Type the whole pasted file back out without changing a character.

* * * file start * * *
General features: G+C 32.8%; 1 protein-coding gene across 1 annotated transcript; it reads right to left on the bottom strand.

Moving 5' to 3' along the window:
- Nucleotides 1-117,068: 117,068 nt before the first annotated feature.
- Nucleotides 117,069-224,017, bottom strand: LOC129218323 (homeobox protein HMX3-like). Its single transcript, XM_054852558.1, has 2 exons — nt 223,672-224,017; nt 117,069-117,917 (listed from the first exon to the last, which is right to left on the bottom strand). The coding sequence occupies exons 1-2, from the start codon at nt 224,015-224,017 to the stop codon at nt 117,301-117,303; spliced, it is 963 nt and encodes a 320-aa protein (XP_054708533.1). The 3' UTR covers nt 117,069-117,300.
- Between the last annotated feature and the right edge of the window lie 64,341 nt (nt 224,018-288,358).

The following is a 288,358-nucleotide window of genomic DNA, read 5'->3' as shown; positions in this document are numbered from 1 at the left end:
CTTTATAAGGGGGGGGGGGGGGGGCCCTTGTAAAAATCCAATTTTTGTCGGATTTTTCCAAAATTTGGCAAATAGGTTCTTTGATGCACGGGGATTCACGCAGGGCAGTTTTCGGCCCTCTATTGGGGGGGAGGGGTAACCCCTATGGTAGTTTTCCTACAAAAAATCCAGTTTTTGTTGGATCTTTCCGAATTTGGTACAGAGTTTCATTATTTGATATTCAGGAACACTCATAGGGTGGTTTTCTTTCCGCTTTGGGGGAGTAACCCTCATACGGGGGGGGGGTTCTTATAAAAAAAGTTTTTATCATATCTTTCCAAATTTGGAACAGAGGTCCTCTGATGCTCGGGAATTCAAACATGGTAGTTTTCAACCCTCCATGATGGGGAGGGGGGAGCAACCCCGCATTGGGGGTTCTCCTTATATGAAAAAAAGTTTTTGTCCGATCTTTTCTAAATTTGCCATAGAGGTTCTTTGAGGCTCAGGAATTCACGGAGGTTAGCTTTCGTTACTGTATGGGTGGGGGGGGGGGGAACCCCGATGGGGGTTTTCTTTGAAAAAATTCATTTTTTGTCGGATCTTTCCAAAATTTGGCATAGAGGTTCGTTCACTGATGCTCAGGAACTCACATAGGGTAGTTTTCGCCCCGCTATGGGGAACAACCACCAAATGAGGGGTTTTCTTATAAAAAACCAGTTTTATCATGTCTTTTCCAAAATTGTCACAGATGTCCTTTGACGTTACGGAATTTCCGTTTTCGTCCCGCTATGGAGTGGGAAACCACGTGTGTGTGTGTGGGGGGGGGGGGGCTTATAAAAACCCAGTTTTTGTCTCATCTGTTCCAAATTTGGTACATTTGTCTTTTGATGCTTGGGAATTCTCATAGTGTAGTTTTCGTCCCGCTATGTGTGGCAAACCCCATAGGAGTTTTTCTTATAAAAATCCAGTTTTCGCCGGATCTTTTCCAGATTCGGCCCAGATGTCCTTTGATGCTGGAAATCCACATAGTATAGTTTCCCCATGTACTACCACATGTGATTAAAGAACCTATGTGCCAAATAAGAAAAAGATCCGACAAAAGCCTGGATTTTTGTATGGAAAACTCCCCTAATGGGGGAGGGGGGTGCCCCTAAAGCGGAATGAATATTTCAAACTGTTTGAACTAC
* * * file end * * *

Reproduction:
General features: G+C 32.8%; 1 protein-coding gene across 1 annotated transcript; it reads right to left on the bottom strand.

Moving 5' to 3' along the window:
- Nucleotides 1-117,068: 117,068 nt before the first annotated feature.
- Nucleotides 117,069-224,017, bottom strand: LOC129218323 (homeobox protein HMX3-like). Its single transcript, XM_054852558.1, has 2 exons — nt 223,672-224,017; nt 117,069-117,917 (listed from the first exon to the last, which is right to left on the bottom strand). The coding sequence occupies exons 1-2, from the start codon at nt 224,015-224,017 to the stop codon at nt 117,301-117,303; spliced, it is 963 nt and encodes a 320-aa protein (XP_054708533.1). The 3' UTR covers nt 117,069-117,300.
- Between the last annotated feature and the right edge of the window lie 64,341 nt (nt 224,018-288,358).

The following is a 288,358-nucleotide window of genomic DNA, read 5'->3' as shown; positions in this document are numbered from 1 at the left end:
CTTTATAAGGGGGGGGGGGGGGGGCCCTTGTAAAAATCCAATTTTTGTCGGATTTTTCCAAAATTTGGCAAATAGGTTCTTTGATGCACGGGGATTCACGCAGGGCAGTTTTCGGCCCTCTATTGGGGGGGAGGGGTAACCCCTATGGTAGTTTTCCTACAAAAAATCCAGTTTTTGTTGGATCTTTCCGAATTTGGTACAGAGTTTCATTATTTGATATTCAGGAACACTCATAGGGTGGTTTTCTTTCCGCTTTGGGGGAGTAACCCTCATACGGGGGGGGGGTTCTTATAAAAAAAGTTTTTATCATATCTTTCCAAATTTGGAACAGAGGTCCTCTGATGCTCGGGAATTCAAACATGGTAGTTTTCAACCCTCCATGATGGGGAGGGGGGAGCAACCCCGCATTGGGGGTTCTCCTTATATGAAAAAAAGTTTTTGTCCGATCTTTTCTAAATTTGCCATAGAGGTTCTTTGAGGCTCAGGAATTCACGGAGGTTAGCTTTCGTTACTGTATGGGTGGGGGGGGGGGGAACCCCGATGGGGGTTTTCTTTGAAAAAATTCATTTTTTGTCGGATCTTTCCAAAATTTGGCATAGAGGTTCGTTCACTGATGCTCAGGAACTCACATAGGGTAGTTTTCGCCCCGCTATGGGGAACAACCACCAAATGAGGGGTTTTCTTATAAAAAACCAGTTTTATCATGTCTTTTCCAAAATTGTCACAGATGTCCTTTGACGTTACGGAATTTCCGTTTTCGTCCCGCTATGGAGTGGGAAACCACGTGTGTGTGTGTGGGGGGGGGGGGGCTTATAAAAACCCAGTTTTTGTCTCATCTGTTCCAAATTTGGTACATTTGTCTTTTGATGCTTGGGAATTCTCATAGTGTAGTTTTCGTCCCGCTATGTGTGGCAAACCCCATAGGAGTTTTTCTTATAAAAATCCAGTTTTCGCCGGATCTTTTCCAGATTCGGCCCAGATGTCCTTTGATGCTGGAAATCCACATAGTATAGTTTCCCCATGTACTACCACATGTGATTAAAGAACCTATGTGCCAAATAAGAAAAAGATCCGACAAAAGCCTGGATTTTTGTATGGAAAACTCCCCTAATGGGGGAGGGGGGTGCCCCTAAAGCGGAATGAATATTTCAAACTGTTTGAACTAC